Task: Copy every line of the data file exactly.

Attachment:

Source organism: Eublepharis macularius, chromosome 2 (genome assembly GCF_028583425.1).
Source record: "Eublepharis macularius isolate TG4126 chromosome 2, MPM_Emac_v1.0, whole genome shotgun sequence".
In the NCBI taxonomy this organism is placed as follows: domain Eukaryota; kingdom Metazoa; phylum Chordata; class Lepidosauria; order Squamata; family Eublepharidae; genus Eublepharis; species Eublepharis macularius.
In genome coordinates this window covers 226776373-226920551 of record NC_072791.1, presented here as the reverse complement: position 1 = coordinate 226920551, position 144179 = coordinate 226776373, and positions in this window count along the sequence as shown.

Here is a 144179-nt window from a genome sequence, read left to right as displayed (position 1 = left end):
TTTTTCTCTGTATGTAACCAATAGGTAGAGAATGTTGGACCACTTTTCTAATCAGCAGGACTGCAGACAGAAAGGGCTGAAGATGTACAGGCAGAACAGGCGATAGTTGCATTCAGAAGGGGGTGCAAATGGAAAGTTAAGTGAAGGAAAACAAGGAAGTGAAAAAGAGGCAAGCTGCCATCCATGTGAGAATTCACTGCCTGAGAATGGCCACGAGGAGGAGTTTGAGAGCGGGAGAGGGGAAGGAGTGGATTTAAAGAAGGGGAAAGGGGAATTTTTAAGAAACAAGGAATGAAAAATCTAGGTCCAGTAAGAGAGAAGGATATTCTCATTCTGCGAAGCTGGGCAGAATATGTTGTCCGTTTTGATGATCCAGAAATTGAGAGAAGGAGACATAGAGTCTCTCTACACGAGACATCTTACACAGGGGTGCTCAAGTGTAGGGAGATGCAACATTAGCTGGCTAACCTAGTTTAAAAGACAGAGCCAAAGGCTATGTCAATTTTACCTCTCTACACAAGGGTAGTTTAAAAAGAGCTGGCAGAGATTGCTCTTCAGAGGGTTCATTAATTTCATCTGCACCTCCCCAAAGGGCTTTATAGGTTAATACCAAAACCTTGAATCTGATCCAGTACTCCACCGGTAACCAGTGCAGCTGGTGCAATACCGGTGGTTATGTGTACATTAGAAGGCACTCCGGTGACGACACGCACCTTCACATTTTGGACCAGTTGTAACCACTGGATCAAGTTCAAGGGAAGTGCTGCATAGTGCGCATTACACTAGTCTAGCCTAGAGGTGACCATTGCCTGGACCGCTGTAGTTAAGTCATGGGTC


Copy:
Source organism: Eublepharis macularius, chromosome 2 (genome assembly GCF_028583425.1).
Source record: "Eublepharis macularius isolate TG4126 chromosome 2, MPM_Emac_v1.0, whole genome shotgun sequence".
In the NCBI taxonomy this organism is placed as follows: domain Eukaryota; kingdom Metazoa; phylum Chordata; class Lepidosauria; order Squamata; family Eublepharidae; genus Eublepharis; species Eublepharis macularius.
In genome coordinates this window covers 226776373-226920551 of record NC_072791.1, presented here as the reverse complement: position 1 = coordinate 226920551, position 144179 = coordinate 226776373, and positions in this window count along the sequence as shown.

Here is a 144179-nt window from a genome sequence, read left to right as displayed (position 1 = left end):
TTTTTCTCTGTATGTAACCAATAGGTAGAGAATGTTGGACCACTTTTCTAATCAGCAGGACTGCAGACAGAAAGGGCTGAAGATGTACAGGCAGAACAGGCGATAGTTGCATTCAGAAGGGGGTGCAAATGGAAAGTTAAGTGAAGGAAAACAAGGAAGTGAAAAAGAGGCAAGCTGCCATCCATGTGAGAATTCACTGCCTGAGAATGGCCACGAGGAGGAGTTTGAGAGCGGGAGAGGGGAAGGAGTGGATTTAAAGAAGGGGAAAGGGGAATTTTTAAGAAACAAGGAATGAAAAATCTAGGTCCAGTAAGAGAGAAGGATATTCTCATTCTGCGAAGCTGGGCAGAATATGTTGTCCGTTTTGATGATCCAGAAATTGAGAGAAGGAGACATAGAGTCTCTCTACACGAGACATCTTACACAGGGGTGCTCAAGTGTAGGGAGATGCAACATTAGCTGGCTAACCTAGTTTAAAAGACAGAGCCAAAGGCTATGTCAATTTTACCTCTCTACACAAGGGTAGTTTAAAAAGAGCTGGCAGAGATTGCTCTTCAGAGGGTTCATTAATTTCATCTGCACCTCCCCAAAGGGCTTTATAGGTTAATACCAAAACCTTGAATCTGATCCAGTACTCCACCGGTAACCAGTGCAGCTGGTGCAATACCGGTGGTTATGTGTACATTAGAAGGCACTCCGGTGACGACACGCACCTTCACATTTTGGACCAGTTGTAACCACTGGATCAAGTTCAAGGGAAGTGCTGCATAGTGCGCATTACACTAGTCTAGCCTAGAGGTGACCATTGCCTGGACCGCTGTAGTTAAGTCATGGGTC